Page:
It’s been a week or so since I got an invite to Google+ and took my test drive. I loved it immediately. Thinking the newness might wear off and I might become less enthused over time, I stayed quiet for a bit.
However, after a week, I still myself hanging out in Google Plus when I have a few idle moments.
This initial draw for me was the Circles. In Facebook, I fought constantly to keep my private information private. Every time they introduced a new feature, I would have to search to find out where and how to opt-out. With G+ circles, I get to decide on each post, who will have visibility.
Then I fell in love with the way you can use circles to filter your Stream (G+’s version of FB’s newsfeed). With one click, I can view my family’s posts. Another click and I catch up with my work associates. Click once again and view posts from my fellow writers.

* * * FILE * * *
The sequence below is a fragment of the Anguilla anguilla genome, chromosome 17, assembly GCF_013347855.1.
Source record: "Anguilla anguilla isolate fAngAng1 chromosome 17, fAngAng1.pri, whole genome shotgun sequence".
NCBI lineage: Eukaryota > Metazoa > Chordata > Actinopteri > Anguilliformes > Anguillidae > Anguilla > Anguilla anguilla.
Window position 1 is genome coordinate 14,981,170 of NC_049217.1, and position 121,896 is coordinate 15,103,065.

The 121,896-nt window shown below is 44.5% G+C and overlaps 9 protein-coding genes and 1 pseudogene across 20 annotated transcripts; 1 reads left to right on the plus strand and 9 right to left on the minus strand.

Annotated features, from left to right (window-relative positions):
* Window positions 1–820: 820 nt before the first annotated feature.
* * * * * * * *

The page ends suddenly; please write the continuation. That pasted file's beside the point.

Since the user interface looks like Facebook (after a couple of trips through the wash cycle), I expected the same two-step, ask and confirm, friending process. I was surprised to learn that G+ works more like Twitter in this regard. You simply decide who to follow. But unlike Twitter, people you follow may not choose to share anything with you.
Sharing pictures and videos works pretty much like Facebook, except the size when viewed in your stream is much larger — and G+ doesn’t default to low-resolution when you upload (nor does G+ try to scare you into low-res by claiming the upload will take 10x longer.)
There are many other G+ features. Some I haven’t yet explored, like Hangouts,which are video chat sessions with up to ten friends.
I expected that G+ would replace my use of Facebook over time, which it has to a large degree. But what surprised me is how little time I’m spending on Twitter.
I believe the reason for this is that many of my writer friends are already on G+. I find more than enough social interaction with them to fill the time I have available — and the interaction is richer and more fulfilling than on Twitter.
What about you? Have you tried Google+ yet? What do you like — and what do you not like?